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Charities (Regulatory Burden)

Volume 498: debated on Wednesday 28 October 2009

The changes that we have made to charity law and to accounting and reporting thresholds have resulted in savings of thousands of pounds for charities. Departments are cutting red tape for third sector organisations, and further progress will be reported before the end of the year. The Government and the National Audit Office have produced guidance to reduce red tape associated with the £12 billion a year that the sector gets from the Government.

Does the Minister understand that in my constituency, charities are worried about the detailed applications for gift aid, which she has just discussed, the ending of the ring-fencing of Supporting People and particularly the vagueness of the extension of Criminal Records Bureau checks, especially for volunteers dealing with children. The problem is not that the regulations are wrong, it is the application of them that is causing concern.

We have to get the balance right between protection of the public and the regulatory burden that we place on charities. I am very conscious of that, and I have outlined some of the measures that we are undertaking to address the matter. Sir Roger Singleton is currently examining the new vetting and barring system for criminal records checks to ensure that we get the right balance between protection and regulatory burden. I can assure the hon. Gentleman that it will be better for charities and volunteers, and that checks for volunteers will be free. I hope that that reassures him that we are getting the balance right and addressing the concerns that he has raised.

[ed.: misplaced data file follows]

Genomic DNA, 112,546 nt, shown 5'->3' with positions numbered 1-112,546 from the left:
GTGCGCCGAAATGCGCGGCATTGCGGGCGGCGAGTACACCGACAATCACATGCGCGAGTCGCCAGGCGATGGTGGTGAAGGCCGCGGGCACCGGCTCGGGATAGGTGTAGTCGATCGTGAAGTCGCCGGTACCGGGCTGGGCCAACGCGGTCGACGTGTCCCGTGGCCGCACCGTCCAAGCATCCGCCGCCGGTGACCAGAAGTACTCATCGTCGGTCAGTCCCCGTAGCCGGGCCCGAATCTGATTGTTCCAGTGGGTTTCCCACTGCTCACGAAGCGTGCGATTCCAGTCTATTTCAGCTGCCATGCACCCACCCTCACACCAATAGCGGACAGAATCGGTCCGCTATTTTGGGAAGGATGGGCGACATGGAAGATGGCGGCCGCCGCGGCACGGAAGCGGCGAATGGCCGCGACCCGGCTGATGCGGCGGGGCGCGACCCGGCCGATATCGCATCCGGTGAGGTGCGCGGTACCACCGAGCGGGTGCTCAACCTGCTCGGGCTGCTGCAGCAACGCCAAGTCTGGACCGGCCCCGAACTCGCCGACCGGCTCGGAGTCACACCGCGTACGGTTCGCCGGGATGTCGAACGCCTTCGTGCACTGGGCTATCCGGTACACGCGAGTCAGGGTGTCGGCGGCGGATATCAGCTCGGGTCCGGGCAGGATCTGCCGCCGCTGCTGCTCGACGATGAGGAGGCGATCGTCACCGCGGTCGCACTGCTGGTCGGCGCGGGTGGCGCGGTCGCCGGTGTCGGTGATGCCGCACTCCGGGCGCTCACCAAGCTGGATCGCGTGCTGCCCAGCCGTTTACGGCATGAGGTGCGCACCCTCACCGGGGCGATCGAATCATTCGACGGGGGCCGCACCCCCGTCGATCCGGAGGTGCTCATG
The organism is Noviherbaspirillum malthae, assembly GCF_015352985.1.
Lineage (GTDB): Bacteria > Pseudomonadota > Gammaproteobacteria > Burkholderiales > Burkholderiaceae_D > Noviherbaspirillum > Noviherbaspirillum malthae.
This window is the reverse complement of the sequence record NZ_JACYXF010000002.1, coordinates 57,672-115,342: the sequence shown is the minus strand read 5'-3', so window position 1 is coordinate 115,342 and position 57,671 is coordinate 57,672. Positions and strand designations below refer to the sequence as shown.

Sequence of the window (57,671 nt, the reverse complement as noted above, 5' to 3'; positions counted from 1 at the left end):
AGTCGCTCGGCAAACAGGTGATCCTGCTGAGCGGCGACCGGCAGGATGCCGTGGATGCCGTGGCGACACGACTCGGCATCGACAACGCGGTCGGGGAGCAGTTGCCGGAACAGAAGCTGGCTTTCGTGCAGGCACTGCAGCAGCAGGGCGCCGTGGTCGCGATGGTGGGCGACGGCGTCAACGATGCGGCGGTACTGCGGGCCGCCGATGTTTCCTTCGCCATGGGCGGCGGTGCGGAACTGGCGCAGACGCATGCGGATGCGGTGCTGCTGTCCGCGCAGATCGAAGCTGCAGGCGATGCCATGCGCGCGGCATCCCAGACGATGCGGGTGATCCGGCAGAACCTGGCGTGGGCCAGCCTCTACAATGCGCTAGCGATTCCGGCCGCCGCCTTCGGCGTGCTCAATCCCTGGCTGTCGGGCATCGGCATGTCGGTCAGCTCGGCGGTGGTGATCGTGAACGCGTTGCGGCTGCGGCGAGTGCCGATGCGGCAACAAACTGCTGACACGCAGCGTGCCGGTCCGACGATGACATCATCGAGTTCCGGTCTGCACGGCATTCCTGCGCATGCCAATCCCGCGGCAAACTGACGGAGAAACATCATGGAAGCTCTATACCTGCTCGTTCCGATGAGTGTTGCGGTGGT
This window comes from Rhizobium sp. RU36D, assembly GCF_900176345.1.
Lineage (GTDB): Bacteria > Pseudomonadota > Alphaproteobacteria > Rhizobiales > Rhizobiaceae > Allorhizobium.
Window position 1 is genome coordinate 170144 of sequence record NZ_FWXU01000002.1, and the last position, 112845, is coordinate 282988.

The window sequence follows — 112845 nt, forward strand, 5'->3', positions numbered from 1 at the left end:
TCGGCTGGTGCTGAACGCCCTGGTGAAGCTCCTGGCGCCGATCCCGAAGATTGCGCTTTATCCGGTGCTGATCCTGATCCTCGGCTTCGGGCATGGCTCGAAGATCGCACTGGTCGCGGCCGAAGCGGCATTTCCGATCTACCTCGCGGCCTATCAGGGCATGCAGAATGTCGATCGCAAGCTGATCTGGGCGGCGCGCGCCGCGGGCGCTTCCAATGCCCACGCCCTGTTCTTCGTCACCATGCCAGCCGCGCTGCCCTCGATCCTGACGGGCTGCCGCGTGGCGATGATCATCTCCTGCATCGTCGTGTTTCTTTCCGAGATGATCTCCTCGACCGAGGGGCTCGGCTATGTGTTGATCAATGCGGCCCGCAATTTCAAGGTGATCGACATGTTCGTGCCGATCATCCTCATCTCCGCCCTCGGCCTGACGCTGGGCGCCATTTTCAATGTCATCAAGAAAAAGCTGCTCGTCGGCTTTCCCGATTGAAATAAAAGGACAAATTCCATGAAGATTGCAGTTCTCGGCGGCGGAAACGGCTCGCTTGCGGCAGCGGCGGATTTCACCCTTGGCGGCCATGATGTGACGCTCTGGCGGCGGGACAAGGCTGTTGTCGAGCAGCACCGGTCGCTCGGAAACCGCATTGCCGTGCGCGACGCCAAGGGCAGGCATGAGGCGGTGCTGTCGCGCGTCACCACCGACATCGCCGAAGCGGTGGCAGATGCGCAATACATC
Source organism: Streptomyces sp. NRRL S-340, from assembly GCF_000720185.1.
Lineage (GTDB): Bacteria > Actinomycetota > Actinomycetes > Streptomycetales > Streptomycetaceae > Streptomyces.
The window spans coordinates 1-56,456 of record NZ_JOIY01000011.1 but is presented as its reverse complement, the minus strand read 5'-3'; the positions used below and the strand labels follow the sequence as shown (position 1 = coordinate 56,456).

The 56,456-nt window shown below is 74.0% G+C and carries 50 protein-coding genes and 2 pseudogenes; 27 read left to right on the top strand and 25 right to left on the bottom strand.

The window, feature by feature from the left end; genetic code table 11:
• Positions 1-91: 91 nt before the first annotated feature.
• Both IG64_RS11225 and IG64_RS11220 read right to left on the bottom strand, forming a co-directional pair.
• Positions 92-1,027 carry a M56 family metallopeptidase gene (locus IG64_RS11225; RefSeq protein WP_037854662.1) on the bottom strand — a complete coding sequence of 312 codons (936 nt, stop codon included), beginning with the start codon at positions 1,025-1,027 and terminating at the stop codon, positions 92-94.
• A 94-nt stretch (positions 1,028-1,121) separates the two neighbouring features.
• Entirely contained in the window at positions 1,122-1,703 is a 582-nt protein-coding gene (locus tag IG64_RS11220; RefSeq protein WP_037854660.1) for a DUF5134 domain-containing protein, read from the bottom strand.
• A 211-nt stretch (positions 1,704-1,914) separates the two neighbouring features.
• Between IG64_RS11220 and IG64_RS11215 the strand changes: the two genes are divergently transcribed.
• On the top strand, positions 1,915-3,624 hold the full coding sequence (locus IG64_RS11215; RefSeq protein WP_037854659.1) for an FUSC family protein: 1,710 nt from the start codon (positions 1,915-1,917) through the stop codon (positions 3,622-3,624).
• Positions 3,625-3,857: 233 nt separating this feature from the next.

I welcome the news that CRB checks will be free for volunteers, but I recognise the importance of removing regulation. Any money that is donated that actually goes to charities rather than being spent on costs is welcome. Can my right hon. Friend give us some suggestion of what the savings to charities will be?

It is difficult to ascertain the exact amount that we are saving for charities, because to do so we would have to examine every single volunteer. One problem has been that some charities have paid for the same volunteer to be checked twice. We will examine the matter, but it is difficult to give my hon. Friend an exact figure.

But can the Minister be very clear on what particular steps the Government are taking to allow charities that receive from generous donors financial aid at this time of recession to use it on good causes, rather than spend the money on the increasing burden of fulfilling administrative and compliance demands?

We are very conscious of the administrative burden on charities. One thing that we have been doing is supplying grants through the modernisation programme so that charities can look at working with other charities and organisations, perhaps by sharing back-room functions, collaborating or merging. That frees up more money to be spent on the objectives of the charity itself. That is one way that we are able to help. I will be happy to give the hon. Gentleman further information and to look at the particular charities in which he is interested.